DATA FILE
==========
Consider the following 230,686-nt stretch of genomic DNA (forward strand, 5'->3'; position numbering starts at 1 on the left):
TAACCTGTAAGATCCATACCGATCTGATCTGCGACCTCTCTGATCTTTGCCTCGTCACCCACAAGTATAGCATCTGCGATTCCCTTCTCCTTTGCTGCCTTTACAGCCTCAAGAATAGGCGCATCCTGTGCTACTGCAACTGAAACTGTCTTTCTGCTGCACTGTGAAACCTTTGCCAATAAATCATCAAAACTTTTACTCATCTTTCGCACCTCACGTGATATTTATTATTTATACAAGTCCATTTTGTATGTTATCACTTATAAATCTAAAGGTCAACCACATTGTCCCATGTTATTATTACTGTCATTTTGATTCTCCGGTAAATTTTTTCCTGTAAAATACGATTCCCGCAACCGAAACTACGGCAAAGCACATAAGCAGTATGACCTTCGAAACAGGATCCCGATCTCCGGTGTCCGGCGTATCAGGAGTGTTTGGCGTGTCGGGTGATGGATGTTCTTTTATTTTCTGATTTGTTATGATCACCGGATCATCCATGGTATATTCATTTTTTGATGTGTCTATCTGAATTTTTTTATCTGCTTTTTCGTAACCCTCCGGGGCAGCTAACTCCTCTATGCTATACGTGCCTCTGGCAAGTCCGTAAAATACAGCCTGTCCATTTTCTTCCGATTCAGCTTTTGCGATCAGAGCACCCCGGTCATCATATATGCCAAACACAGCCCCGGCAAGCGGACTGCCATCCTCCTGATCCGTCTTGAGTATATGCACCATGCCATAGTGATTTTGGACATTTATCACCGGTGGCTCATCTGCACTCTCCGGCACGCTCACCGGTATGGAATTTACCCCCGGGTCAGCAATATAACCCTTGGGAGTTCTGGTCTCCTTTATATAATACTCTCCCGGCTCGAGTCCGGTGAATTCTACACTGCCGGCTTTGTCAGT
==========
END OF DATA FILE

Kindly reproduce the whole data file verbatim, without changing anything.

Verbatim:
Consider the following 230,686-nt stretch of genomic DNA (forward strand, 5'->3'; position numbering starts at 1 on the left):
TAACCTGTAAGATCCATACCGATCTGATCTGCGACCTCTCTGATCTTTGCCTCGTCACCCACAAGTATAGCATCTGCGATTCCCTTCTCCTTTGCTGCCTTTACAGCCTCAAGAATAGGCGCATCCTGTGCTACTGCAACTGAAACTGTCTTTCTGCTGCACTGTGAAACCTTTGCCAATAAATCATCAAAACTTTTACTCATCTTTCGCACCTCACGTGATATTTATTATTTATACAAGTCCATTTTGTATGTTATCACTTATAAATCTAAAGGTCAACCACATTGTCCCATGTTATTATTACTGTCATTTTGATTCTCCGGTAAATTTTTTCCTGTAAAATACGATTCCCGCAACCGAAACTACGGCAAAGCACATAAGCAGTATGACCTTCGAAACAGGATCCCGATCTCCGGTGTCCGGCGTATCAGGAGTGTTTGGCGTGTCGGGTGATGGATGTTCTTTTATTTTCTGATTTGTTATGATCACCGGATCATCCATGGTATATTCATTTTTTGATGTGTCTATCTGAATTTTTTTATCTGCTTTTTCGTAACCCTCCGGGGCAGCTAACTCCTCTATGCTATACGTGCCTCTGGCAAGTCCGTAAAATACAGCCTGTCCATTTTCTTCCGATTCAGCTTTTGCGATCAGAGCACCCCGGTCATCATATATGCCAAACACAGCCCCGGCAAGCGGACTGCCATCCTCCTGATCCGTCTTGAGTATATGCACCATGCCATAGTGATTTTGGACATTTATCACCGGTGGCTCATCTGCACTCTCCGGCACGCTCACCGGTATGGAATTTACCCCCGGGTCAGCAATATAACCCTTGGGAGTTCTGGTCTCCTTTATATAATACTCTCCCGGCTCGAGTCCGGTGAATTCTACACTGCCGGCTTTGTCAGT